A brief history of newspaper carriers

Larry Van GuilderAs I see it

As a boy, in between stints as a Marine Pirate, I delivered the afternoon newspaper. Those were the days when $4 would buy a fistful of comics and a whole week of vanilla cokes at Bryant’s Drugstore in Fountain City.

Despite the cold weather (remember when Christmas was cold?), I looked forward to the holiday because my take that week could jump to $5 or even $5.50. If I didn’t have the most prosperous route, at least my subscribers were honest – those few who paid by check always promised another if the first one bounced.

I don’t know what it was about newspapers, or me, but something in the combination proved irresistible to dogs along my route. By the time I got to my last house the pack was trailing me like I was the canine answer to the Pied Piper.

One little guy especially grew fond of my right leg. Yes, my leg. He expended a lot of energy doing, or trying to do, what male dogs do naturally to their female paramours.

When you’re 12 years old and just beginning to seriously notice girls, and your paper route just happens to hold more than its share of cute girls, and you’re being stalked by a canine sex fiend, well, you can see the stage is set for humiliation or hilarity depending upon your point of view.

It happened one evening as I was collecting for that week’s paper. I rang the doorbell at the home of the prettiest of all the pretty girls I admired from afar, expecting to confront a grownup.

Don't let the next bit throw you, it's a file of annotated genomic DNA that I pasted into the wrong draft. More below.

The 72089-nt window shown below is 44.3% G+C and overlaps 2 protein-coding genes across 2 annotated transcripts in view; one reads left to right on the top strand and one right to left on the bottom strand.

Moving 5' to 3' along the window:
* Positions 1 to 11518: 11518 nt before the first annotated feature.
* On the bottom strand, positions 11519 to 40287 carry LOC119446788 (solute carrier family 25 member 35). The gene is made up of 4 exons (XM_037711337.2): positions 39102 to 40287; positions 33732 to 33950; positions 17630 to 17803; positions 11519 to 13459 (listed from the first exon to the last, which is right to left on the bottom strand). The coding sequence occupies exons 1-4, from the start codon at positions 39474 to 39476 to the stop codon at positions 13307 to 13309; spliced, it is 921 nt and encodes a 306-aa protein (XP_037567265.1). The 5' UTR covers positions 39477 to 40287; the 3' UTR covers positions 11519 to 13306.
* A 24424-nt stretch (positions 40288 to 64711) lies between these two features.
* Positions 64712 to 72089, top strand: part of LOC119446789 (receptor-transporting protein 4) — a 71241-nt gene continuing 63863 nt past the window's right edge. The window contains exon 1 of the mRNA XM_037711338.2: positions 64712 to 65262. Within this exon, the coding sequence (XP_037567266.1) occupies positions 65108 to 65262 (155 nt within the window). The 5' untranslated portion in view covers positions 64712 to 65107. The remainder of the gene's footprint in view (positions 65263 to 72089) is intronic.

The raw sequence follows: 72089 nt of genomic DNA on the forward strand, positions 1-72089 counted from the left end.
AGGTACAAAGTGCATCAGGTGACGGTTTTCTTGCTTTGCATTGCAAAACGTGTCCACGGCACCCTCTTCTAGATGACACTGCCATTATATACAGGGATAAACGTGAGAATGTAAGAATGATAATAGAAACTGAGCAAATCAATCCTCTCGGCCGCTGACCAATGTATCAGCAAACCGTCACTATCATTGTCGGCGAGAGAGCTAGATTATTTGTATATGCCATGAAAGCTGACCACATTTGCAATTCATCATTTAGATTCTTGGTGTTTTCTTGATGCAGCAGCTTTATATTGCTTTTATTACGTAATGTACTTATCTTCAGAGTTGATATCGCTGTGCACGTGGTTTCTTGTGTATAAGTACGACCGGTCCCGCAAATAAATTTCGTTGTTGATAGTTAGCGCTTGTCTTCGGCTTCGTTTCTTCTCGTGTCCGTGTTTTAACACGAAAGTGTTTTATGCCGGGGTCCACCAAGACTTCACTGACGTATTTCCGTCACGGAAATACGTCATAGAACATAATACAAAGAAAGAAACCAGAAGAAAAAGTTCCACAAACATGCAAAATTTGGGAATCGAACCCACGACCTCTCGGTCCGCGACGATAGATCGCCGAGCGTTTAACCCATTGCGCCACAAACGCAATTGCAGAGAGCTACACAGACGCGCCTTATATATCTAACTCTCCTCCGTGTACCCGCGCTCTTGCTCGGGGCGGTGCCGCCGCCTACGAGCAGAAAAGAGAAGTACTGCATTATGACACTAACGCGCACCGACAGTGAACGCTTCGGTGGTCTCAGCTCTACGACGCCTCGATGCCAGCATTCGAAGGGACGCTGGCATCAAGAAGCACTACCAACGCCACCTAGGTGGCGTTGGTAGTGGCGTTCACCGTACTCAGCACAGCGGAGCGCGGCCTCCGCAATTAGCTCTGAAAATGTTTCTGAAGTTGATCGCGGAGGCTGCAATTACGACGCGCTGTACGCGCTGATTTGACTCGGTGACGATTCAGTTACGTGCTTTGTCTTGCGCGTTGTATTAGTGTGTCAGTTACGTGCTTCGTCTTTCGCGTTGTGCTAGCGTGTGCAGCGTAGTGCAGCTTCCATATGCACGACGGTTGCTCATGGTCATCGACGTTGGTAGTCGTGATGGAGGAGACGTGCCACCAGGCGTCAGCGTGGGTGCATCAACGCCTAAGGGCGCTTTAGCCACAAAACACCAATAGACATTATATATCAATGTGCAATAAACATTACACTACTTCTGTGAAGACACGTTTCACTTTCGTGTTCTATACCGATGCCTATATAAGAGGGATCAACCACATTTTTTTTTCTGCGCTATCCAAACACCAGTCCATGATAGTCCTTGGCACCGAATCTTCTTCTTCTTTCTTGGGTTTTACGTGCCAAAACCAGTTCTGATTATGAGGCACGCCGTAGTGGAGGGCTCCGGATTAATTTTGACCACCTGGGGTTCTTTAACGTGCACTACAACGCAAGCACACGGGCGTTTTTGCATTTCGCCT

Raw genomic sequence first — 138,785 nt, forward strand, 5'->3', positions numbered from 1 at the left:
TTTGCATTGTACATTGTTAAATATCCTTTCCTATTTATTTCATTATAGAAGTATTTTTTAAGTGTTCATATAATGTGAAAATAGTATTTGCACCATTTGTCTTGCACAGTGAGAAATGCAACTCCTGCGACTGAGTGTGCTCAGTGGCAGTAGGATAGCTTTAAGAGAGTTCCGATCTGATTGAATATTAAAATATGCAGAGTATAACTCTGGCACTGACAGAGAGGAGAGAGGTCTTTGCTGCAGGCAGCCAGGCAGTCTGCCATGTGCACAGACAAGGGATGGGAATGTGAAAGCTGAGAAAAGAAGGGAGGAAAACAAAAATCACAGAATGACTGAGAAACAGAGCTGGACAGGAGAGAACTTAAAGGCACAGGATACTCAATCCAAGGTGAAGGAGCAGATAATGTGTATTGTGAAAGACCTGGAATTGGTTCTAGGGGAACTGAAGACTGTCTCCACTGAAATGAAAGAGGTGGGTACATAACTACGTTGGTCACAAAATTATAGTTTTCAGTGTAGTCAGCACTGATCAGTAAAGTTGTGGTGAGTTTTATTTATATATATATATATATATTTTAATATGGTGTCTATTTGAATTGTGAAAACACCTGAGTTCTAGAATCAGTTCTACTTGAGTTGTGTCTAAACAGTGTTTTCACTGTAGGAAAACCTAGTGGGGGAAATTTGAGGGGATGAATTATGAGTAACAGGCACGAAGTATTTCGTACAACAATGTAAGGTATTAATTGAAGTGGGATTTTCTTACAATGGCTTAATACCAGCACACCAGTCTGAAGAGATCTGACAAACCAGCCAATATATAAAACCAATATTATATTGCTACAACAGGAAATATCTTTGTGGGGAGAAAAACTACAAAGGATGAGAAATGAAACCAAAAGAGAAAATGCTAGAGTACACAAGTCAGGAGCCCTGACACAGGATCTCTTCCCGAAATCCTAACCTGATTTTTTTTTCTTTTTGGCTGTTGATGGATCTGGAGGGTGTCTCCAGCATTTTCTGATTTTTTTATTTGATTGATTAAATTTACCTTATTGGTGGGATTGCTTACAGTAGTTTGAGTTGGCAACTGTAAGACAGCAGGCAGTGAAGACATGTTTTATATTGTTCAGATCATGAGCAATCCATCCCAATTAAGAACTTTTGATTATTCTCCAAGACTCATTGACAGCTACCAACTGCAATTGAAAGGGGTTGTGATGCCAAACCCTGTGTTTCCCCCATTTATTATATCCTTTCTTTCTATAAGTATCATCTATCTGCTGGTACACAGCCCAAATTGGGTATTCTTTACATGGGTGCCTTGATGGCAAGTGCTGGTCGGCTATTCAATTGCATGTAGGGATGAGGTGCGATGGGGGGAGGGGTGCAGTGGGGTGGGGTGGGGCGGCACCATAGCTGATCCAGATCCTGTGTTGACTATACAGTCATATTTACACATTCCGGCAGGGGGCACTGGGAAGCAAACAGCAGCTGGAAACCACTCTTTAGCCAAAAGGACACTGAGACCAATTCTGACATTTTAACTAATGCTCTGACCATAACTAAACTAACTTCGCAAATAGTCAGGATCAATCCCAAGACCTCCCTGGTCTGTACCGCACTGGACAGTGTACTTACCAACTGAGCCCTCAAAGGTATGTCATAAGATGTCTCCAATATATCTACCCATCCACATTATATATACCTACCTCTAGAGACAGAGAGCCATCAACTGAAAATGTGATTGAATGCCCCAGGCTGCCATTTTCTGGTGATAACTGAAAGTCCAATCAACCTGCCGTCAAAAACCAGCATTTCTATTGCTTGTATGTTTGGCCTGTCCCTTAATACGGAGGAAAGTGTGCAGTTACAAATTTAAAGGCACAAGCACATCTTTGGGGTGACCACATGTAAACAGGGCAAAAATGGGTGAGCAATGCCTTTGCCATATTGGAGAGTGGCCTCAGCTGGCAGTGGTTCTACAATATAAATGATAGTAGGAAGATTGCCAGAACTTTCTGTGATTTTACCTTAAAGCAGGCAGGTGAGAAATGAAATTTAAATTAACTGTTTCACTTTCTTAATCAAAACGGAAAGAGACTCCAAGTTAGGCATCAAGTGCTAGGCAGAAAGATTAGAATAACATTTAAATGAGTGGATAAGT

The door opened and there stood my cute classmate. At that instant, my oversexed canine Casanova began to molest my leg.

Summoning my limited composure, I tried to shake Fido free, but this served only to draw her attention to the action.

To this day I can’t utter the word “collect” without feeling my face turn red and experiencing a muscle spasm in my right leg, and that family still owes me 75 cents.

That was not a red-letter day in my carrier career. Sympathetic readers will understand that I did the only thing possible to overcome my embarrassment by running away for a year hoping her family would move before I returned. Didn’t work out, and eventually, my folks insisted I stop riding the rails and come home.

The lot of newspaper carriers has always been a rough one. Imagine the poor Stone Age carrier lugging carved stone tablets from cave to cave. Of course, one cave, two tops, comprised a route considering the weight of the daily paper, and don’t even ask about the Sunday edition with all the ads for sabretooth tiger filets and wooly mammoth steaks.

The invention of the wheel helped. Rolling the paper to the cave was a huge advance and extended the career of many carriers at the expense of a few cave-owner toes.

Of course, the greatest technological advance was the introduction of the clay tablet and cuneiform writing. The Assyrians put this to great use, but it was only recently that some of their writings were translated.

One fragment particularly puzzled scholars for years. The debate went back and forth: Was this part of a news story or an editorial?

Leave it to a Harvard-trained former newspaper carrier to come up with the answer. Following years of careful study, he made an announcement. The mysterious fragment of the clay tablet reads: “Somebody get this dog off my leg!”

Larry Van Guilder is the government/business editor for KnoxTNToday.

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